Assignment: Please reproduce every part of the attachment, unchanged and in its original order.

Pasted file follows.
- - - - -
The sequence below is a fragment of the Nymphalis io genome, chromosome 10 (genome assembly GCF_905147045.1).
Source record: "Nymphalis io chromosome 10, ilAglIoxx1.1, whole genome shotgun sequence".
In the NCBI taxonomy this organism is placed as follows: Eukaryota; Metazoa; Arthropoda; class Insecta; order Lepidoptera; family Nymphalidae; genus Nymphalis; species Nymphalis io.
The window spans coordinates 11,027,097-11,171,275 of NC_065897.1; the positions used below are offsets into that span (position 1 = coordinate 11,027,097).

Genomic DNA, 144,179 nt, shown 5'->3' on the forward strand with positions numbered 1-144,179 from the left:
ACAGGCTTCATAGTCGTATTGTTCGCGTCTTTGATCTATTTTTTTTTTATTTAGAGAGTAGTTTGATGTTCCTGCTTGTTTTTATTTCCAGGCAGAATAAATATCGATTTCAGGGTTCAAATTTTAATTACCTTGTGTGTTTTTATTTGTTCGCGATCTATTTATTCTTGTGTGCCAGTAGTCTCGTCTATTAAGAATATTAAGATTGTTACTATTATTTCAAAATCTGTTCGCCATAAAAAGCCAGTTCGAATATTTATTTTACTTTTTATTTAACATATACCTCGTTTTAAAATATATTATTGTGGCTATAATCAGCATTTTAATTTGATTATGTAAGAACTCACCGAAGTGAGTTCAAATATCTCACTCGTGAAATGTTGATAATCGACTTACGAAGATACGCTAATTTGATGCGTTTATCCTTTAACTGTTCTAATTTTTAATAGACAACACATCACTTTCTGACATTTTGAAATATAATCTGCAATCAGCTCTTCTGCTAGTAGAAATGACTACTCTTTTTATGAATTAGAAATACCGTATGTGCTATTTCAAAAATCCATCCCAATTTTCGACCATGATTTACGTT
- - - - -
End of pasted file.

The sequence below is a fragment of the Nymphalis io genome, chromosome 10 (genome assembly GCF_905147045.1).
Source record: "Nymphalis io chromosome 10, ilAglIoxx1.1, whole genome shotgun sequence".
In the NCBI taxonomy this organism is placed as follows: Eukaryota; Metazoa; Arthropoda; class Insecta; order Lepidoptera; family Nymphalidae; genus Nymphalis; species Nymphalis io.
The window spans coordinates 11,027,097-11,171,275 of NC_065897.1; the positions used below are offsets into that span (position 1 = coordinate 11,027,097).

Genomic DNA, 144,179 nt, shown 5'->3' on the forward strand with positions numbered 1-144,179 from the left:
ACAGGCTTCATAGTCGTATTGTTCGCGTCTTTGATCTATTTTTTTTTTATTTAGAGAGTAGTTTGATGTTCCTGCTTGTTTTTATTTCCAGGCAGAATAAATATCGATTTCAGGGTTCAAATTTTAATTACCTTGTGTGTTTTTATTTGTTCGCGATCTATTTATTCTTGTGTGCCAGTAGTCTCGTCTATTAAGAATATTAAGATTGTTACTATTATTTCAAAATCTGTTCGCCATAAAAAGCCAGTTCGAATATTTATTTTACTTTTTATTTAACATATACCTCGTTTTAAAATATATTATTGTGGCTATAATCAGCATTTTAATTTGATTATGTAAGAACTCACCGAAGTGAGTTCAAATATCTCACTCGTGAAATGTTGATAATCGACTTACGAAGATACGCTAATTTGATGCGTTTATCCTTTAACTGTTCTAATTTTTAATAGACAACACATCACTTTCTGACATTTTGAAATATAATCTGCAATCAGCTCTTCTGCTAGTAGAAATGACTACTCTTTTTATGAATTAGAAATACCGTATGTGCTATTTCAAAAATCCATCCCAATTTTCGACCATGATTTACGTT